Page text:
Property Rental Ethics
A house is the most expensive asset that most people will own. With homes costing hundreds of thousands or even millions of dollars, there’s a lot that goes into the home buying process. Real estate professionals must be licensed and abide by ethical guidelines.
But is the process different when a person is using a home as a property rental? Do ethics still come into play? If so, what exactly is involved and how are renters affected?
Realtors and property managers must act in an ethical manner at all times. If they engage in activities such as discrimination, fraud or theft, they can face strict penalties. They may be fined or they can even lose their license.
A person who is considering buying properties as investments will want to engage someone who has expert knowledge of the rental market. They want to know about rent rates. They want to find the best tenants. They also want to ensure they know the legal requirements.
That’s where a residential property manager comes in. If a real estate professional is a member of the National Association of Residential Property Managers, they must follow a strict code of ethics not only when dealing with clients, but also the real estate community and the general public as a whole.
The code of ethics helps guide real estate professionals so they can legally conduct business in the single-family rental marketplace. It expects a high standard of morality by promoting fair housing practices and overall professionalism in the property management field. The main responsibility is to protect the public against misrepresentation, fraud and other unethical practices.
There are 12 articles involved in the National Association of Residential Property Managers’ code of ethics. These articles outline various standards of professionalism that real estate professionals must abide by. For example, they must avoid discrimination, be truthful with their advertising, ensure properties are habitable, treat tenants honestly, handle money properly and comply with fair housing laws.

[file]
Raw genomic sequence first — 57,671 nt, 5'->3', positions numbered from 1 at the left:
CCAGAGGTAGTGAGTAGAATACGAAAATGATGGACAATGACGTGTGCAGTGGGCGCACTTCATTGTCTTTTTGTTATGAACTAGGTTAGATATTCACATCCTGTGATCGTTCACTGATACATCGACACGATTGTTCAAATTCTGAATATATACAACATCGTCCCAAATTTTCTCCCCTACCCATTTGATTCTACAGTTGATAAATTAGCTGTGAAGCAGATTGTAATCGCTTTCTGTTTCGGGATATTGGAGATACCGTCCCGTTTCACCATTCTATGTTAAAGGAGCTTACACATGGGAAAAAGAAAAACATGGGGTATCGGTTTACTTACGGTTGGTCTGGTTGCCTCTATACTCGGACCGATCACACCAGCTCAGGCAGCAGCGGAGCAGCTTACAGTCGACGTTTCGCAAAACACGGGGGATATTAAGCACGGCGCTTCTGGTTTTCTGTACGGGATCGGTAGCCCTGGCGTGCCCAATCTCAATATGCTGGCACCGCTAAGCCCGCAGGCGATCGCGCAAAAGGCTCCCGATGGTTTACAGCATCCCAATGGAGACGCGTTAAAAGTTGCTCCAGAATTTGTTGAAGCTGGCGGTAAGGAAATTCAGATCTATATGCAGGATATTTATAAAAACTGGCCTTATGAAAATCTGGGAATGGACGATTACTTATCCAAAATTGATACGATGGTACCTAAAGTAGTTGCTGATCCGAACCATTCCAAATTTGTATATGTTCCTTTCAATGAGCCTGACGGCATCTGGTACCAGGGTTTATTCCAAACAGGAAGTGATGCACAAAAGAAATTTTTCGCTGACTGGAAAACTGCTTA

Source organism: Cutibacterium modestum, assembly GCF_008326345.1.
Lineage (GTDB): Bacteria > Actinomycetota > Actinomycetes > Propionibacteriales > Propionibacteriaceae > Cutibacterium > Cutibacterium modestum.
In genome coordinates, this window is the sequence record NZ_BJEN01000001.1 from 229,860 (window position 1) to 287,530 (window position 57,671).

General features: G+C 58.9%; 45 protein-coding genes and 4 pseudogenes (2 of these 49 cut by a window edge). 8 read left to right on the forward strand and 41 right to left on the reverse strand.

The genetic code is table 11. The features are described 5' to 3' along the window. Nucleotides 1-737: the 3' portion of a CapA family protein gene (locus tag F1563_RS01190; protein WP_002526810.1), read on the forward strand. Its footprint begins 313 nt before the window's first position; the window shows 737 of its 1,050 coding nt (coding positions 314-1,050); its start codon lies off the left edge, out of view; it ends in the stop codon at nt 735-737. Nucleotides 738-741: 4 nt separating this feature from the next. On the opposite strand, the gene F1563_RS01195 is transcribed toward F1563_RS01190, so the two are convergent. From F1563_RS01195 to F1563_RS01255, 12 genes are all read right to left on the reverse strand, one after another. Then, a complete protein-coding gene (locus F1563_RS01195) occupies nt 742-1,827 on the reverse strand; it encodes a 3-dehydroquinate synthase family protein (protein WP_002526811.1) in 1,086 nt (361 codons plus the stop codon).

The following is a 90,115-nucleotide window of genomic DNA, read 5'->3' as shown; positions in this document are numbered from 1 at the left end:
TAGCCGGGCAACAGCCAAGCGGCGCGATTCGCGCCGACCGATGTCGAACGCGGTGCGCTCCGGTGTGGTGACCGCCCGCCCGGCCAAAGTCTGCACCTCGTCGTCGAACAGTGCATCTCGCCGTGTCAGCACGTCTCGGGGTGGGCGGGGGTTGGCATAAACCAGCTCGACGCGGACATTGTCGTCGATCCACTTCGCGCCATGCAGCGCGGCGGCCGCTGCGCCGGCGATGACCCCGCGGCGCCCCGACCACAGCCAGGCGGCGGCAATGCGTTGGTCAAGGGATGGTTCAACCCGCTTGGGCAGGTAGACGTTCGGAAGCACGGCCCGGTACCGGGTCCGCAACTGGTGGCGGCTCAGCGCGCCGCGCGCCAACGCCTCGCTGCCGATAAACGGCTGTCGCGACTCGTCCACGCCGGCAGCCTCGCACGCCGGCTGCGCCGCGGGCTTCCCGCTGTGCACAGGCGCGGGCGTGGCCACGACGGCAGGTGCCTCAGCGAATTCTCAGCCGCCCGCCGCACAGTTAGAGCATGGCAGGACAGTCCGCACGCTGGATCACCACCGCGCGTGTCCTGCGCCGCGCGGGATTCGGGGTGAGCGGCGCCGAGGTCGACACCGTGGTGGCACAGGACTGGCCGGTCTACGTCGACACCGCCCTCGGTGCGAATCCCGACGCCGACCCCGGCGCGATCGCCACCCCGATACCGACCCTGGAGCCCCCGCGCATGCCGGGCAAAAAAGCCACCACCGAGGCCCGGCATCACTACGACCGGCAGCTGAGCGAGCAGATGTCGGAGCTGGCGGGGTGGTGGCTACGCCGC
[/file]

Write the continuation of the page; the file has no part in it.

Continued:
Those who join the National Association of Residential Property Managers must take a three-hour ethics class within 90 days of joining as well as a refresher course every four years. They should take the code of ethics very seriously. It’s also important that real estate professionals understand the regulations involved with property rental management and abide by the guidelines. Complaints regarding property management are common, so property managers must ensure that they treat their clients fairly and have their best interests in mind.
Keep Your License With Help From a Tampa Real Estate Broker and Sales Associate Licensing Lawyer
A real estate professional must be aware of not only the procedures and laws that apply in a real estate transaction, but also ethical issues, statutes and rules. Discrimination, improper money handling and a lack of safety are things that are not allowed.
If you are facing legal issues with your license, seek help from a Tampa real estate broker and sales associate licensing lawyer at The Law Offices of David P. Rankin, P.A. David P. Rankin was the attorney for the Greater Tampa Realtors for more than 16 years. Over the thirty plus years of practice he has been involved in over 300 DBPR/ Division of Real Estate complaint licensing proceedings. He has helped many real estate brokers and sales associates keep their licenses. Schedule a consultation today. Call (813) 968-6633 or fill out the online form.